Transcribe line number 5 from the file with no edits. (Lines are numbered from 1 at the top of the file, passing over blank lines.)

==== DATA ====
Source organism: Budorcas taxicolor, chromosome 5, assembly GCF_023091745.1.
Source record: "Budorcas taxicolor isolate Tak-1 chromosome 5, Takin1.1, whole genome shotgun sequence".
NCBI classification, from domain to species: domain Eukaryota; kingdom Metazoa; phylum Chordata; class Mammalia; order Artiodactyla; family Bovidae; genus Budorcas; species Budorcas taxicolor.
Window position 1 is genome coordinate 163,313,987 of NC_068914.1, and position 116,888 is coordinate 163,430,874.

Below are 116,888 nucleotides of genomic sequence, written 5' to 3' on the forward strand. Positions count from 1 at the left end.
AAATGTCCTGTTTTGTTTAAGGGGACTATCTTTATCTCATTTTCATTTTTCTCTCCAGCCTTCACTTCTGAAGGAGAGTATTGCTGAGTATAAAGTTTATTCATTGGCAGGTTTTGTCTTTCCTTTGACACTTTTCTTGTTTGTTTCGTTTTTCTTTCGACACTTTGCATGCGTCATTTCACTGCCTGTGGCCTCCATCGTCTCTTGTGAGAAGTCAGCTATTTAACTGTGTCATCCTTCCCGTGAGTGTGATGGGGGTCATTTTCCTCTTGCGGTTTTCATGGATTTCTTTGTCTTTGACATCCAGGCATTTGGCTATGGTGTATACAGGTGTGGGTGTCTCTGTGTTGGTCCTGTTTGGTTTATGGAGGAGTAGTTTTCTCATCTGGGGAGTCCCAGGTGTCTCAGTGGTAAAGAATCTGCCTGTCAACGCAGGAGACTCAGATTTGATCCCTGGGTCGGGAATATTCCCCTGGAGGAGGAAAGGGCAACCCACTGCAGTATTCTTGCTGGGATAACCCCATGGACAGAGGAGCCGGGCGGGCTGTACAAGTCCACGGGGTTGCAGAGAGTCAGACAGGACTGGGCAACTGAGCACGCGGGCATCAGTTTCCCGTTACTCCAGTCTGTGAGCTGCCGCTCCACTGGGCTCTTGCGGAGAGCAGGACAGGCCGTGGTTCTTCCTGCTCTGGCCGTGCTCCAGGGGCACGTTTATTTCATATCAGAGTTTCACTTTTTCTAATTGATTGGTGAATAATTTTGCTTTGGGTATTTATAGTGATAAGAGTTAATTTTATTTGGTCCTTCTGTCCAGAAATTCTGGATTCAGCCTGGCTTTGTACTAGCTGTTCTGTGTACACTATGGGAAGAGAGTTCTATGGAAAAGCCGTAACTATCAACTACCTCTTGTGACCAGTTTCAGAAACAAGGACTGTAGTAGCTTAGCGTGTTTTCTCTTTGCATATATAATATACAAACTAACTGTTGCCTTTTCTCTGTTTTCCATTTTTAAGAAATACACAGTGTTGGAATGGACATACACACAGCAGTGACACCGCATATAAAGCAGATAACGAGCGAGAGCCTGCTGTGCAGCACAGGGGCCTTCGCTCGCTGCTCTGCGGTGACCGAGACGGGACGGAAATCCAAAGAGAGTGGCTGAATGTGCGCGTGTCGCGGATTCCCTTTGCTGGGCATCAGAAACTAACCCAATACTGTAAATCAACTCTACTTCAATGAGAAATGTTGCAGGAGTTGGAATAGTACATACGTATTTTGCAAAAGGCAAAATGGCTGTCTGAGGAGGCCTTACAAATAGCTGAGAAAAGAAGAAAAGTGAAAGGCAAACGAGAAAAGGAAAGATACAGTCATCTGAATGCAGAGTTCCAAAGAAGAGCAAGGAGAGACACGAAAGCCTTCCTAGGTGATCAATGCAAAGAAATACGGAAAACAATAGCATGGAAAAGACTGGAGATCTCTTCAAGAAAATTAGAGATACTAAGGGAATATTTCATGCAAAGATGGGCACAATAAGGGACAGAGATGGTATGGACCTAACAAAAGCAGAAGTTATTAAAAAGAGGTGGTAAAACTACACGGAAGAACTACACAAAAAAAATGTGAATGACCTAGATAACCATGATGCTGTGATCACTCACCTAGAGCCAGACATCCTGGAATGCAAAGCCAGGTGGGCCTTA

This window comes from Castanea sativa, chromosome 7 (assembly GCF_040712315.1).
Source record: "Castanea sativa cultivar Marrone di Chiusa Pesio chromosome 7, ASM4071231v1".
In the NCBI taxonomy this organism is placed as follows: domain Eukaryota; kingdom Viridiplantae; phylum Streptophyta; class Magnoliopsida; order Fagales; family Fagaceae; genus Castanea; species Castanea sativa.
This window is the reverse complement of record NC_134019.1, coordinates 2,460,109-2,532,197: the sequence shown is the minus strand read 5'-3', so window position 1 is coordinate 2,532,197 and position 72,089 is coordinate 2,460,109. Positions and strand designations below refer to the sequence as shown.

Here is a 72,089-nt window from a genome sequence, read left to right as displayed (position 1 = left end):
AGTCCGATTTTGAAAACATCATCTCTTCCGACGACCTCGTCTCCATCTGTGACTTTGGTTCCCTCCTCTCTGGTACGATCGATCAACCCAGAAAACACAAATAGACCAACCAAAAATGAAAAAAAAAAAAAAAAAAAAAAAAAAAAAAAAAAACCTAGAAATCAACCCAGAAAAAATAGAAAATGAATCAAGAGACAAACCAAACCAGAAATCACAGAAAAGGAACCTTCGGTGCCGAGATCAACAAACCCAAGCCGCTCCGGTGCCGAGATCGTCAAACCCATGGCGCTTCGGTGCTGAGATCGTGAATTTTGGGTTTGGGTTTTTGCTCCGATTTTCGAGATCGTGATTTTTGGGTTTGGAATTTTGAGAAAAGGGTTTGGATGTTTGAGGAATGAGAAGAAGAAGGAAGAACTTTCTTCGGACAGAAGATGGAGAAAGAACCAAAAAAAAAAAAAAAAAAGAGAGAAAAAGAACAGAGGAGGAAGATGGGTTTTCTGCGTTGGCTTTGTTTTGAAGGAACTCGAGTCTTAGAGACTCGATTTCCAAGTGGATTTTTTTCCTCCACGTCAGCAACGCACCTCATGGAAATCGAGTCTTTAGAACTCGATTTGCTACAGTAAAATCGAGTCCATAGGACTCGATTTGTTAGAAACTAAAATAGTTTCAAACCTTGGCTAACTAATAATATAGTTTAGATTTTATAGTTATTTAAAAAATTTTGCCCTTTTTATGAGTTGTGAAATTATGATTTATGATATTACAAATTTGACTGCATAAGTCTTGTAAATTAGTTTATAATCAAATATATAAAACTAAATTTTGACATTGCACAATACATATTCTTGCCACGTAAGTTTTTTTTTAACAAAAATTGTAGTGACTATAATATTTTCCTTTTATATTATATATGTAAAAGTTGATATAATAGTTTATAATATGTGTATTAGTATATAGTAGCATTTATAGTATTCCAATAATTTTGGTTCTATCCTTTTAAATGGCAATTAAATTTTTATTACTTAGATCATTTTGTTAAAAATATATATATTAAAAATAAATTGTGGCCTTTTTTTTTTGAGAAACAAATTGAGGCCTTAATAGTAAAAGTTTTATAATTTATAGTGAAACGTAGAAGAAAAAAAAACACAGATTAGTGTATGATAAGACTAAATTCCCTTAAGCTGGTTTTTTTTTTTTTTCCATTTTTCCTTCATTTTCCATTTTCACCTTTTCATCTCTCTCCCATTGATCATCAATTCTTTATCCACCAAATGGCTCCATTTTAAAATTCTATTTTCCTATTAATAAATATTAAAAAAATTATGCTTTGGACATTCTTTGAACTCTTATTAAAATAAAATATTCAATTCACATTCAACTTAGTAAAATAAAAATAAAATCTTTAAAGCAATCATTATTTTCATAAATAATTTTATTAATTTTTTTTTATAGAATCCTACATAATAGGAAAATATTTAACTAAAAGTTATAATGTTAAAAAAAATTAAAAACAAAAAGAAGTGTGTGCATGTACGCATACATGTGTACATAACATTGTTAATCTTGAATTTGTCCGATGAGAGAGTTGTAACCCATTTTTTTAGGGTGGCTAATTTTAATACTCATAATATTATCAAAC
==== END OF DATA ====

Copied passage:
Below are 116,888 nucleotides of genomic sequence, written 5' to 3' on the forward strand. Positions count from 1 at the left end.